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What happens to Fred that’s really important is that he doesn’t want to have anything to do with Anzac Day and marches or the RSL. He’s in a bit of a mess. He says these a bit like a stray dog or cat that’s been thrown out when he gets back from the war. And eventually he finds a new lease of life in a way of making sense of the world through Labor movement. He gets involved in the trade union.
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He’s unemployed in the 1930s, joins the unemployed workers’ movement, and begins to work up a different story of the war which is a story of working class men who were the pawns of imperial rivalry, of bishops and Prime Ministers, and so on. And remember his enlistment in those terms. You know, I did what I was told to do by that Archbishop, the Premier, and the Prime Minister, and I went off and enlisted. And by 1931, he’s handing out an anti-war, peace movement leaflets at Anzac Day in Sydney in Hyde Park and gets arrested for it.
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And so he’s gone down a very different road, and it’s a road that we forget because actually a lot of soldiers didn’t join the RSL, a lot of veterans, and a lot of them were radicalised. Hugo Throssell.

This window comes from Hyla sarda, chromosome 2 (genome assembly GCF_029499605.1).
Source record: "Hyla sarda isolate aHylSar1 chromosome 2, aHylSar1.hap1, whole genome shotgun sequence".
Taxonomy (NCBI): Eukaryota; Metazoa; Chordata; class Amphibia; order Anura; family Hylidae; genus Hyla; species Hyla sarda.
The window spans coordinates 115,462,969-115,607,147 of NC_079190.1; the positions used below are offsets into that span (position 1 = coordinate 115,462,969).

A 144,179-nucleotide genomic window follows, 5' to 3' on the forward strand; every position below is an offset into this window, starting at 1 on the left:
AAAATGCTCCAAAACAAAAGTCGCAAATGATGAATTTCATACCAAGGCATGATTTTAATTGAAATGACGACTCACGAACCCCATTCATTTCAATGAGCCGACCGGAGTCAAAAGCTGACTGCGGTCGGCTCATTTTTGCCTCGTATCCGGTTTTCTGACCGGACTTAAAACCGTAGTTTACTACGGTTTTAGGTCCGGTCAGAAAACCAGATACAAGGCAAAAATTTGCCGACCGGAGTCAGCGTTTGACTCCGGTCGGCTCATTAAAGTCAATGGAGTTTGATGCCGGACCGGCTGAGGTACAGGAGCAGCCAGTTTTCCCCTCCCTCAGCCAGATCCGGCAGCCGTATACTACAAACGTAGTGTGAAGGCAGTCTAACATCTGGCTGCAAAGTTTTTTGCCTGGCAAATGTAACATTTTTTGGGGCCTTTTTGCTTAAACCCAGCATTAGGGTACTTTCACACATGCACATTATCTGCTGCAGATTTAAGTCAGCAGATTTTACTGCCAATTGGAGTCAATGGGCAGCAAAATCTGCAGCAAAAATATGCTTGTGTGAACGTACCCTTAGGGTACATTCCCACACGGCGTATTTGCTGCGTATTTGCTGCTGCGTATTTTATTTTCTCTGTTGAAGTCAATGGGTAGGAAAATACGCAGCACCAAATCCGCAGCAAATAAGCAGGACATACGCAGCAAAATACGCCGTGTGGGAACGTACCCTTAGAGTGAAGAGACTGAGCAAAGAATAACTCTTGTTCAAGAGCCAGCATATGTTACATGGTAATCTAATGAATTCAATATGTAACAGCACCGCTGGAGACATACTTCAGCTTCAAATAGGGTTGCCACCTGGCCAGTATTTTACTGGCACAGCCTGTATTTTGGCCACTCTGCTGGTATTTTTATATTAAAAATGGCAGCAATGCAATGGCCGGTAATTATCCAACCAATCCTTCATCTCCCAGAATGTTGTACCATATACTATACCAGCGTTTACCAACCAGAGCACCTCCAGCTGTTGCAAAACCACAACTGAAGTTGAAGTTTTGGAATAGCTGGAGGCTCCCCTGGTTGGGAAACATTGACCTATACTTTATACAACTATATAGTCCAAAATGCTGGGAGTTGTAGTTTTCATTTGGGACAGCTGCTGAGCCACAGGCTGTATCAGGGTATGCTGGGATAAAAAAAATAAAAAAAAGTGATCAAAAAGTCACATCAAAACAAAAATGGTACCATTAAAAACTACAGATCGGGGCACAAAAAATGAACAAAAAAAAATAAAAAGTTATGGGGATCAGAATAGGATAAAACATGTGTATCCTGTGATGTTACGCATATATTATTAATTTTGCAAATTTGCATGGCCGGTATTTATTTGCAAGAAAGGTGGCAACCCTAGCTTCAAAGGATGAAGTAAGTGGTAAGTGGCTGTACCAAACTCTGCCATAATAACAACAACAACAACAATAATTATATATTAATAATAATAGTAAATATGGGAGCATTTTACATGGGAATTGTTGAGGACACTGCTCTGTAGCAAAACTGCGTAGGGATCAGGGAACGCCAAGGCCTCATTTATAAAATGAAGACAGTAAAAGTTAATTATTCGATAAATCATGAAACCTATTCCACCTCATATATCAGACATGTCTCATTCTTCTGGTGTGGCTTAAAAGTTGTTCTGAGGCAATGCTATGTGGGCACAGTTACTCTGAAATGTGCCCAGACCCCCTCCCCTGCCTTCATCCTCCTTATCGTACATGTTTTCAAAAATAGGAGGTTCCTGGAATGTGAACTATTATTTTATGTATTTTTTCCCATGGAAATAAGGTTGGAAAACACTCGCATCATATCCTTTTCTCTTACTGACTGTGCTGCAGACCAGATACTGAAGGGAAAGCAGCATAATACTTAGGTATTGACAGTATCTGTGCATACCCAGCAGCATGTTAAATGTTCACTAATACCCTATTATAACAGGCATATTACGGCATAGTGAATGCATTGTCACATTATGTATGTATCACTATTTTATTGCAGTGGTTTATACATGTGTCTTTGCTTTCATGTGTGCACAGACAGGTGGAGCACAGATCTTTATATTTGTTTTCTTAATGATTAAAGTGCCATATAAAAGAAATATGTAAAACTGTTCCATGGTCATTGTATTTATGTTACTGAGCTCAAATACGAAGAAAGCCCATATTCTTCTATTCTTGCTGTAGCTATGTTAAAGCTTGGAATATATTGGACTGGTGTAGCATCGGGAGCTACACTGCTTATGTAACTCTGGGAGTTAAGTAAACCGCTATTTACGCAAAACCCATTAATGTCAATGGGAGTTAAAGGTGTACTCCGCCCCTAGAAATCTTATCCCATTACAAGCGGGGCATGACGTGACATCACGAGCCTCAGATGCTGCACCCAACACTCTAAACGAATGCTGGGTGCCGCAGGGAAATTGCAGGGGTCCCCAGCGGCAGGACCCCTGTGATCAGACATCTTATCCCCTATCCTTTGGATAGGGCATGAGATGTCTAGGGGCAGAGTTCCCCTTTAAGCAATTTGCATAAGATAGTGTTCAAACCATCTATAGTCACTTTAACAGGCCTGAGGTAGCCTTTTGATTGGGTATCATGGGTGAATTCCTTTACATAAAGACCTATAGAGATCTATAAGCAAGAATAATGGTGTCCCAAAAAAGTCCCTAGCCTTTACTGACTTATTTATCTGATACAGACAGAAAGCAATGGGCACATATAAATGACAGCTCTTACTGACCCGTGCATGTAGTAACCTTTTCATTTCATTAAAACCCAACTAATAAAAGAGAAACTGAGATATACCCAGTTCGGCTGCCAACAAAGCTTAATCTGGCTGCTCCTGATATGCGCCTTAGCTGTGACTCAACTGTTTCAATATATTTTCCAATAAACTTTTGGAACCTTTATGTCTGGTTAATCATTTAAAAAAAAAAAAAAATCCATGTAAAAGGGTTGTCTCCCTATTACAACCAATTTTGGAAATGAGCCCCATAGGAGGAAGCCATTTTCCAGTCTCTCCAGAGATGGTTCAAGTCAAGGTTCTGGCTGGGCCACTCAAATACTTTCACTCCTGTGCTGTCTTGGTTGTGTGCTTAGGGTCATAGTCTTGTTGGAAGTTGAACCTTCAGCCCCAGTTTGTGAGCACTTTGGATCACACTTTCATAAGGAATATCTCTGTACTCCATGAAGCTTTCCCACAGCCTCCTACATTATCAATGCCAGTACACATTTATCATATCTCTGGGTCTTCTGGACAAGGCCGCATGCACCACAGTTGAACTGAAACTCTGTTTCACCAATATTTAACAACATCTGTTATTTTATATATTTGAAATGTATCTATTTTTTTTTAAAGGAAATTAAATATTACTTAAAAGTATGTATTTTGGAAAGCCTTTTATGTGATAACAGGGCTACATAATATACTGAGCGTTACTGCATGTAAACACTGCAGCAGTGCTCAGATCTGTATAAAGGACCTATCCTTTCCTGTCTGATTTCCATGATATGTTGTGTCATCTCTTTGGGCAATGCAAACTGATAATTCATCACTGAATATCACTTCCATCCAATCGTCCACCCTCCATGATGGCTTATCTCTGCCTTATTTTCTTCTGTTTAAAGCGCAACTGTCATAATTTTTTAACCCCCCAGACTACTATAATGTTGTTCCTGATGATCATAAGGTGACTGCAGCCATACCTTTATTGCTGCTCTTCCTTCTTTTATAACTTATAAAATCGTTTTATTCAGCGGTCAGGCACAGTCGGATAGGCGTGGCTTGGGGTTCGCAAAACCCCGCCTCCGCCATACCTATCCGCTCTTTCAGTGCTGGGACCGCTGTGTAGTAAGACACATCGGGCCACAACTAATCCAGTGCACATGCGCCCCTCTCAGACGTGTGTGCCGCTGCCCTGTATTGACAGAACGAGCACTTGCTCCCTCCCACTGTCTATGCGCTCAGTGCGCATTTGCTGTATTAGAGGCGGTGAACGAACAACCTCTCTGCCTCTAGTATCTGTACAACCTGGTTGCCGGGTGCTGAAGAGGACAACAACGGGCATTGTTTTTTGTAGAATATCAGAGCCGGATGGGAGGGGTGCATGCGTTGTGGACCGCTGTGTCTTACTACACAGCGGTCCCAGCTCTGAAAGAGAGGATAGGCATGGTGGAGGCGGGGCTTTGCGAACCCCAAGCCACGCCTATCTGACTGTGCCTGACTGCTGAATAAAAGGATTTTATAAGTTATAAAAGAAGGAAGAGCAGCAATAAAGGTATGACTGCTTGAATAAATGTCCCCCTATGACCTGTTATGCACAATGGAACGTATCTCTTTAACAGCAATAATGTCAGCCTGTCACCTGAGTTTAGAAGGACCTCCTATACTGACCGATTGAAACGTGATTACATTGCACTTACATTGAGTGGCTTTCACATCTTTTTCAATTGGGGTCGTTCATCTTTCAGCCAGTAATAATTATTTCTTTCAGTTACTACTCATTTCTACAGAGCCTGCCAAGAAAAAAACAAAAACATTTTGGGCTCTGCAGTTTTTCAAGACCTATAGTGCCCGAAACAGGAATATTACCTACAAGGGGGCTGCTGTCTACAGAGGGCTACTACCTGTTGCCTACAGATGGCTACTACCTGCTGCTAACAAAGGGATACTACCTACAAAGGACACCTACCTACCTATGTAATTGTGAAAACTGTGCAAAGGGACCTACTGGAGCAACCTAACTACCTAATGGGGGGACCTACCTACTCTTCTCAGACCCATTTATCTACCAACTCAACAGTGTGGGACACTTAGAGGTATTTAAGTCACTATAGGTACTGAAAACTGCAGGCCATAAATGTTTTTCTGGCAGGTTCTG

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REBECCA WHEATLEY: Exactly.
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ALISTAIR THOMSON: A whole lot of veterans who are radicalised by their experience.
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REBECCA WHEATLEY: War made me a pacifist. Absolutely articulate.
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ALISTAIR THOMSON: Now whether it was the war or actually after the war, unemployment, the extraordinary bitterness of the 1920s and 1930s. There’s a whole range of things that might well have politicised these men after the war as well as during the war.
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LAURA JAMES: Like Allan Whittaker with the wharves.
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REBECCA WHEATLEY: And that idea that you were saying before about men coming home and almost having that sense of you promised us you’d look after us. You promised there’d be jobs and opportunity, and it wasn’t really coming to fruition for a lot them.
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ALISTAIR THOMSON: Absolutely, and it comes through in all the repat files, this sense of if not entitlement, a sense that we did a lot of terrible stuff, and terrible things were done to us. We deserve at least a percentage of a pension, or a block of land, or a home, or whatever.

Watch Professor Alistair Thomson discuss the divisiveness of the Great War and the story of Fred Farrell.